Purevolume shut down almost a year ago [1]. I was in high school during its heyday (and the earlier side of the years MySpace just lost). Those were formative years for my generation, and I have so many fond memories on both of those sites. It's so, so depressing that all of that stuff is just gone from the world.

[1] http://www.brooklynvegan.com/purevolume-shutting-down/


Found out about this last night. I wish I knew about Pirevolume shutting down. So much local music and dumb things my friends and I wrote gone.


You can email support and they will find the purchase. Or if you can dig up the email from the purchase, the download links should still work.


I've noticed some artists marking certain releases on Bandcamp as 'private' they're all at the bottom of my collection - usually if the record is picked up by a larger label, did that artist delete them or mark them private?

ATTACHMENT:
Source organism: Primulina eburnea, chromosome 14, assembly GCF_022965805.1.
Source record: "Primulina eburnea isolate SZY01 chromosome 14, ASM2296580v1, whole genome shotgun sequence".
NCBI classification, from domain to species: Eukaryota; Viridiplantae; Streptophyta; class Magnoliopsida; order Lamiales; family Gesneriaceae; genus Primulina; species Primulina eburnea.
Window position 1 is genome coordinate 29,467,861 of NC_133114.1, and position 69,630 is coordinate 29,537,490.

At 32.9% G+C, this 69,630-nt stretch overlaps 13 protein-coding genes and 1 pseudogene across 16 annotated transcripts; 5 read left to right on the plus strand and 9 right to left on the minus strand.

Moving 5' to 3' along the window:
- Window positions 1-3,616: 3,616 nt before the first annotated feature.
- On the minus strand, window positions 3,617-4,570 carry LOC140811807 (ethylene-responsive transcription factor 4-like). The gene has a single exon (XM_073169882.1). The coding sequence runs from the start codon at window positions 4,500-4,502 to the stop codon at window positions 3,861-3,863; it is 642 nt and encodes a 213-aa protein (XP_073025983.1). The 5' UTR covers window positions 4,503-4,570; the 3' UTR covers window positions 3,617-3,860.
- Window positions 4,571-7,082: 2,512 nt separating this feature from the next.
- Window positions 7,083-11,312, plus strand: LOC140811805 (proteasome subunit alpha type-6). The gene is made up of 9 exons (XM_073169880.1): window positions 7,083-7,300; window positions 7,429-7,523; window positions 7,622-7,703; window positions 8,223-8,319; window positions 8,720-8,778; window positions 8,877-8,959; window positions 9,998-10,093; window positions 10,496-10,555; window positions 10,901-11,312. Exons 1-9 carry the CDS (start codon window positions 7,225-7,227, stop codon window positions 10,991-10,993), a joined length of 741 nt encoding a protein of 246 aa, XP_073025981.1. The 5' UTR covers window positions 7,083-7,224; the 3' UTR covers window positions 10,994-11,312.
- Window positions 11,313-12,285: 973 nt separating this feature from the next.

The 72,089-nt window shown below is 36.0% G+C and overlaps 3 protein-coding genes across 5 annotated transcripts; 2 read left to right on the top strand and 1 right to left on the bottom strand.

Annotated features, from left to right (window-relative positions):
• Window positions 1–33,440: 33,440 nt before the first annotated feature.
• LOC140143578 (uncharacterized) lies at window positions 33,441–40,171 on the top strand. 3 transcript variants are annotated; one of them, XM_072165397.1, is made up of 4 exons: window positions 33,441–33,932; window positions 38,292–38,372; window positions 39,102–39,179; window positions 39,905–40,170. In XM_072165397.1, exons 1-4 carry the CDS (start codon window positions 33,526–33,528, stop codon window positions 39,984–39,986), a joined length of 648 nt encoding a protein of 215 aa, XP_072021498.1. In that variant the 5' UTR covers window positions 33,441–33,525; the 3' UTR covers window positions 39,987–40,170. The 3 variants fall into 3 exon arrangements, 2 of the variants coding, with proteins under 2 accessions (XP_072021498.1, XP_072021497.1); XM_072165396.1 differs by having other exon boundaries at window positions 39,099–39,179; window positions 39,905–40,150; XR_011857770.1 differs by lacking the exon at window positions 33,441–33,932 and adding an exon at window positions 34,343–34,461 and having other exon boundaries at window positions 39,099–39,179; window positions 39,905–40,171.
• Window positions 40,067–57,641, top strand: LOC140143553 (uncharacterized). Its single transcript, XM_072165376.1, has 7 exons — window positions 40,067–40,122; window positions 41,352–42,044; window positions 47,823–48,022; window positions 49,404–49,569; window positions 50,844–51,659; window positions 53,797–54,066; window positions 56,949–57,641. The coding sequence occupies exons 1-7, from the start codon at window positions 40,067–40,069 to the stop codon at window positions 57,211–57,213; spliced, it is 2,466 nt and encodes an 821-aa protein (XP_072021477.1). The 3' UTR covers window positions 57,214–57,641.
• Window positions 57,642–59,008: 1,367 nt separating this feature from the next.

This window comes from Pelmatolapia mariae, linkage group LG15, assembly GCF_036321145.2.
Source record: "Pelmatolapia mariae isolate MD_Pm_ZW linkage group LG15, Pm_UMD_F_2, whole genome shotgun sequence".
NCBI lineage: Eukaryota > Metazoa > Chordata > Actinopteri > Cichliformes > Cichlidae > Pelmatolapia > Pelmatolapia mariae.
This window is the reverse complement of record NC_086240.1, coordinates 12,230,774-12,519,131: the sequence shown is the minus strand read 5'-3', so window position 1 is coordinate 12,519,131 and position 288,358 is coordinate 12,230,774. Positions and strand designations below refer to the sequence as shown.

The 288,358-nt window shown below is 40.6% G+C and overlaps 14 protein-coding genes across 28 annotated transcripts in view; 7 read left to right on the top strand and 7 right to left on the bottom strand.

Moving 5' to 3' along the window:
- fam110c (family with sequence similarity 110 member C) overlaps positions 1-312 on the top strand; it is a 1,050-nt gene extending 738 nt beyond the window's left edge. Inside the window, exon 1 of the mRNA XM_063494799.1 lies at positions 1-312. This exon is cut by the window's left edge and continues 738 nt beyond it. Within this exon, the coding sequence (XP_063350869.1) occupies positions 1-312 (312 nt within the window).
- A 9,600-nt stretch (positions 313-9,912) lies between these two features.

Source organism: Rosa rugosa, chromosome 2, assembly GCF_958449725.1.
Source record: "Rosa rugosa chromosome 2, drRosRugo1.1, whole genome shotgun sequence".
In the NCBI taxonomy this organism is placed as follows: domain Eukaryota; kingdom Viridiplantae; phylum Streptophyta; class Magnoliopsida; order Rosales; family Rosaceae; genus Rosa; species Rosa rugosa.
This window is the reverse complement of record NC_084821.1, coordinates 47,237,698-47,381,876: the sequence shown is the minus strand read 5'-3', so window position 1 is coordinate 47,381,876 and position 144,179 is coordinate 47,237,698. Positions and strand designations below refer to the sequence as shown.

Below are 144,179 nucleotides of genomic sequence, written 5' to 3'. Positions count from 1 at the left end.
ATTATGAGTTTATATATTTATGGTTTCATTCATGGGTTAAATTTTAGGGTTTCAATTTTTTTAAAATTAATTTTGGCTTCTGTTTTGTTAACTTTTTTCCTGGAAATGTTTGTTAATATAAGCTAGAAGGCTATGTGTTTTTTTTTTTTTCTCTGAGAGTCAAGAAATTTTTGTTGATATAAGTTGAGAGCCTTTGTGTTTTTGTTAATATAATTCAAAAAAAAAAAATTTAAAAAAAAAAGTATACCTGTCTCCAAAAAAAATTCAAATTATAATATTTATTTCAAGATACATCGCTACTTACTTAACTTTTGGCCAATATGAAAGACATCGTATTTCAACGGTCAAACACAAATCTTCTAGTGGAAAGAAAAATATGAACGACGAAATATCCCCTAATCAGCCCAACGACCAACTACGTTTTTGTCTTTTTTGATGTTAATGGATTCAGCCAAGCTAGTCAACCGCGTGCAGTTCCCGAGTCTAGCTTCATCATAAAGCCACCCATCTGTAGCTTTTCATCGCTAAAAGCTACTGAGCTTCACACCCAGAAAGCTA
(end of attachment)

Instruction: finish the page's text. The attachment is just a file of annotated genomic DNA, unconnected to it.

> Always archive your digital purchases when you can.

Absolutely, otherwise you might as well just be renting.

Also worth noting for this to be an option, you can’t purchase DRMed media. What good is your backup if you can’t decode, authenticate or play your own media?


If you are looking for super obscure stuff then soulseek is the place to check. If you are looking for less obscure stuff but want the maximum quality then redacted is the place.


I was going to ask how Redacted compares to Waffles, but it looks like Waffles is almost a decade older, which likely translates to the number of releases pretty well.

Though, Waffles had a sizeable fall in activity in the last couple years—notably coinciding with the closure of What. One would think that What-expats would bring in fresh blood.


After what died, there was a flurry of invites to both waffles and redacted. However, waffles went down for some reason for a few days right when everyone was looking, so everyone went to redacted